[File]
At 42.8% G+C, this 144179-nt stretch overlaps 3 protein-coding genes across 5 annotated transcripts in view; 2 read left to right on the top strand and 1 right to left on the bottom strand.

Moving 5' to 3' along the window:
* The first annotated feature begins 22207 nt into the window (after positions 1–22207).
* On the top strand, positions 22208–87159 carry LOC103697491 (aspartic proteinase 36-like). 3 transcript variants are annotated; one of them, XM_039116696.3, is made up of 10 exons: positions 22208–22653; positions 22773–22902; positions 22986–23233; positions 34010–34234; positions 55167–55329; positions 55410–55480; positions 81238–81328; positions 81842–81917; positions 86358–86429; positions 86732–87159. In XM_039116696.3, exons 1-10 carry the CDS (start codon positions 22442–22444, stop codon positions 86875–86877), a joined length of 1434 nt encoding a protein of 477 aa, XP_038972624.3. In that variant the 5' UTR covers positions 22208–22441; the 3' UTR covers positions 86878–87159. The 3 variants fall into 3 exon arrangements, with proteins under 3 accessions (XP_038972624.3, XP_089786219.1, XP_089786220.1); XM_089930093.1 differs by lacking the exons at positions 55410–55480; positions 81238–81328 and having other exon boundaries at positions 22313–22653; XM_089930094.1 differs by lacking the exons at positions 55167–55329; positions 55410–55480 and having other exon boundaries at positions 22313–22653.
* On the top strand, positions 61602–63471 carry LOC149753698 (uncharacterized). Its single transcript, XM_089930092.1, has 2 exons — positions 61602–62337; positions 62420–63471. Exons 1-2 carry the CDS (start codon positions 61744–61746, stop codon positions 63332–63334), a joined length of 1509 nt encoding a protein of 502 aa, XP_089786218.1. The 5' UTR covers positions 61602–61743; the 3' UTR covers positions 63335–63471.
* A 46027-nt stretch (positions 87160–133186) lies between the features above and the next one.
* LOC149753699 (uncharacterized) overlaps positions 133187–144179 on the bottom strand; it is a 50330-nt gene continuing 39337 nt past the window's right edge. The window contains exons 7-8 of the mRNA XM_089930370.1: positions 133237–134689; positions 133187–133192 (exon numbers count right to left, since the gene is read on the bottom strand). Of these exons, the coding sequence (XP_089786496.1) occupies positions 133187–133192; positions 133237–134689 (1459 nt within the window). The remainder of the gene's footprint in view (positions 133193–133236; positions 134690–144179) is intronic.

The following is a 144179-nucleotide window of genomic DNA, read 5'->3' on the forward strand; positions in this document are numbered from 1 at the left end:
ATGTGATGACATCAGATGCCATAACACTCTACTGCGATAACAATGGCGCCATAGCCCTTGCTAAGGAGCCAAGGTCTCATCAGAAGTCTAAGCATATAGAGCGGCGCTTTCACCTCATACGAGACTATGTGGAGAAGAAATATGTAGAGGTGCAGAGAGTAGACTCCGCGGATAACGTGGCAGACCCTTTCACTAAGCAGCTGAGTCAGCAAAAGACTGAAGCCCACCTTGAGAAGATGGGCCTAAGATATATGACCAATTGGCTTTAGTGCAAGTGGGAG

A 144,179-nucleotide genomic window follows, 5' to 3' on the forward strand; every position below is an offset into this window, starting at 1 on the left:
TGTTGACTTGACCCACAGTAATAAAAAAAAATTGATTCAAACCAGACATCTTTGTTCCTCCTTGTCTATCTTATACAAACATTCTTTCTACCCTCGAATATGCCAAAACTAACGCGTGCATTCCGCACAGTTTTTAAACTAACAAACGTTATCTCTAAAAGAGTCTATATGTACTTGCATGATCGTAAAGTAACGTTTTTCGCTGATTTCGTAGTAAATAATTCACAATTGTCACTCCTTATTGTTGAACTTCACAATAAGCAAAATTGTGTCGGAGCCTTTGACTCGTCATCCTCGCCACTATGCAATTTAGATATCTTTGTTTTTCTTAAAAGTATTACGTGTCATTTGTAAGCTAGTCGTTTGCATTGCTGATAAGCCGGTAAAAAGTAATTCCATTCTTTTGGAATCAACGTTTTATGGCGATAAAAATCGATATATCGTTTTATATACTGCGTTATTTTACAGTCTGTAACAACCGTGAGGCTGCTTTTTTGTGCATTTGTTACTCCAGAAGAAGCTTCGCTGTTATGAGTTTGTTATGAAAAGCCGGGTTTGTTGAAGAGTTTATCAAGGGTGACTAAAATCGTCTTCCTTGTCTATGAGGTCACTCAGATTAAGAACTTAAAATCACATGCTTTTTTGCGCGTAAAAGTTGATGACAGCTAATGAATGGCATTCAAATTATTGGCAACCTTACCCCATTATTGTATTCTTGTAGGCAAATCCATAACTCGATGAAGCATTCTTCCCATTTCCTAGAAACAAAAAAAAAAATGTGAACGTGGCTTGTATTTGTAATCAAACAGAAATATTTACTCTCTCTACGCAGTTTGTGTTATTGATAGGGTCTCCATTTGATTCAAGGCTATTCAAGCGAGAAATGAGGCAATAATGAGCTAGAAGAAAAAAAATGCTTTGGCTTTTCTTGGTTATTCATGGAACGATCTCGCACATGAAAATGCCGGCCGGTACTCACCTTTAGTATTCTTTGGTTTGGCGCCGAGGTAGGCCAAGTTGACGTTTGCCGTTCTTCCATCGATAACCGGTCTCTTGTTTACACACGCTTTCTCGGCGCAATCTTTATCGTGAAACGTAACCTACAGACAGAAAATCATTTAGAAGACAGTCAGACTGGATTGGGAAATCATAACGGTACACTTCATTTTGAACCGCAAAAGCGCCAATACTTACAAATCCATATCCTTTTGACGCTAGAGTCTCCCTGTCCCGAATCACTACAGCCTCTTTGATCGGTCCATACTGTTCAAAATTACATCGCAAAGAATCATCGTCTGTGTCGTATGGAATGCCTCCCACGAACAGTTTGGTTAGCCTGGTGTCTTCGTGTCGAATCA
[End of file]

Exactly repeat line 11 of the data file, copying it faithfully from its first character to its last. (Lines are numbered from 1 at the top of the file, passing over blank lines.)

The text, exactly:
TGTTGACTTGACCCACAGTAATAAAAAAAAATTGATTCAAACCAGACATCTTTGTTCCTCCTTGTCTATCTTATACAAACATTCTTTCTACCCTCGAATATGCCAAAACTAACGCGTGCATTCCGCACAGTTTTTAAACTAACAAACGTTATCTCTAAAAGAGTCTATATGTACTTGCATGATCGTAAAGTAACGTTTTTCGCTGATTTCGTAGTAAATAATTCACAATTGTCACTCCTTATTGTTGAACTTCACAATAAGCAAAATTGTGTCGGAGCCTTTGACTCGTCATCCTCGCCACTATGCAATTTAGATATCTTTGTTTTTCTTAAAAGTATTACGTGTCATTTGTAAGCTAGTCGTTTGCATTGCTGATAAGCCGGTAAAAAGTAATTCCATTCTTTTGGAATCAACGTTTTATGGCGATAAAAATCGATATATCGTTTTATATACTGCGTTATTTTACAGTCTGTAACAACCGTGAGGCTGCTTTTTTGTGCATTTGTTACTCCAGAAGAAGCTTCGCTGTTATGAGTTTGTTATGAAAAGCCGGGTTTGTTGAAGAGTTTATCAAGGGTGACTAAAATCGTCTTCCTTGTCTATGAGGTCACTCAGATTAAGAACTTAAAATCACATGCTTTTTTGCGCGTAAAAGTTGATGACAGCTAATGAATGGCATTCAAATTATTGGCAACCTTACCCCATTATTGTATTCTTGTAGGCAAATCCATAACTCGATGAAGCATTCTTCCCATTTCCTAGAAACAAAAAAAAAAATGTGAACGTGGCTTGTATTTGTAATCAAACAGAAATATTTACTCTCTCTACGCAGTTTGTGTTATTGATAGGGTCTCCATTTGATTCAAGGCTATTCAAGCGAGAAATGAGGCAATAATGAGCTAGAAGAAAAAAAATGCTTTGGCTTTTCTTGGTTATTCATGGAACGATCTCGCACATGAAAATGCCGGCCGGTACTCACCTTTAGTATTCTTTGGTTTGGCGCCGAGGTAGGCCAAGTTGACGTTTGCCGTTCTTCCATCGATAACCGGTCTCTTGTTTACACACGCTTTCTCGGCGCAATCTTTATCGTGAAACGTAACCTACAGACAGAAAATCATTTAGAAGACAGTCAGACTGGATTGGGAAATCATAACGGTACACTTCATTTTGAACCGCAAAAGCGCCAATACTTACAAATCCATATCCTTTTGACGCTAGAGTCTCCCTGTCCCGAATCACTACAGCCTCTTTGATCGGTCCATACTGTTCAAAATTACATCGCAAAGAATCATCGTCTGTGTCGTATGGAATGCCTCCCACGAACAGTTTGGTTAGCCTGGTGTCTTCGTGTCGAATCA